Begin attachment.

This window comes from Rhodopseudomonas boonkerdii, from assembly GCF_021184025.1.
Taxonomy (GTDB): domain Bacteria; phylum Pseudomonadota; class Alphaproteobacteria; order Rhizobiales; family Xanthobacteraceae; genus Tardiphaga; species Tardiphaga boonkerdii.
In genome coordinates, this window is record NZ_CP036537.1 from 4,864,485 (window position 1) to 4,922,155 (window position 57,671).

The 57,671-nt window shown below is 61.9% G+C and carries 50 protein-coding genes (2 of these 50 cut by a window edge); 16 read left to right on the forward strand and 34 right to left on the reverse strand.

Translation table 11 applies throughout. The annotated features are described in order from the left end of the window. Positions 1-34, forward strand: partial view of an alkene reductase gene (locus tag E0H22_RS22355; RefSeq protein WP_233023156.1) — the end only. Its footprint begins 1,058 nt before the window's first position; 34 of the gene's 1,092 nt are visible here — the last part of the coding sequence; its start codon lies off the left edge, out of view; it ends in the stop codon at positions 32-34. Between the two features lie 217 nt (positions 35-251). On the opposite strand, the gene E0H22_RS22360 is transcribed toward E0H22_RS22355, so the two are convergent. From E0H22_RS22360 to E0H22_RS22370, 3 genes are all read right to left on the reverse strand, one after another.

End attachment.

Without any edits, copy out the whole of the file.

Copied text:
This window comes from Rhodopseudomonas boonkerdii, from assembly GCF_021184025.1.
Taxonomy (GTDB): domain Bacteria; phylum Pseudomonadota; class Alphaproteobacteria; order Rhizobiales; family Xanthobacteraceae; genus Tardiphaga; species Tardiphaga boonkerdii.
In genome coordinates, this window is record NZ_CP036537.1 from 4,864,485 (window position 1) to 4,922,155 (window position 57,671).

The 57,671-nt window shown below is 61.9% G+C and carries 50 protein-coding genes (2 of these 50 cut by a window edge); 16 read left to right on the forward strand and 34 right to left on the reverse strand.

Translation table 11 applies throughout. The annotated features are described in order from the left end of the window. Positions 1-34, forward strand: partial view of an alkene reductase gene (locus tag E0H22_RS22355; RefSeq protein WP_233023156.1) — the end only. Its footprint begins 1,058 nt before the window's first position; 34 of the gene's 1,092 nt are visible here — the last part of the coding sequence; its start codon lies off the left edge, out of view; it ends in the stop codon at positions 32-34. Between the two features lie 217 nt (positions 35-251). On the opposite strand, the gene E0H22_RS22360 is transcribed toward E0H22_RS22355, so the two are convergent. From E0H22_RS22360 to E0H22_RS22370, 3 genes are all read right to left on the reverse strand, one after another.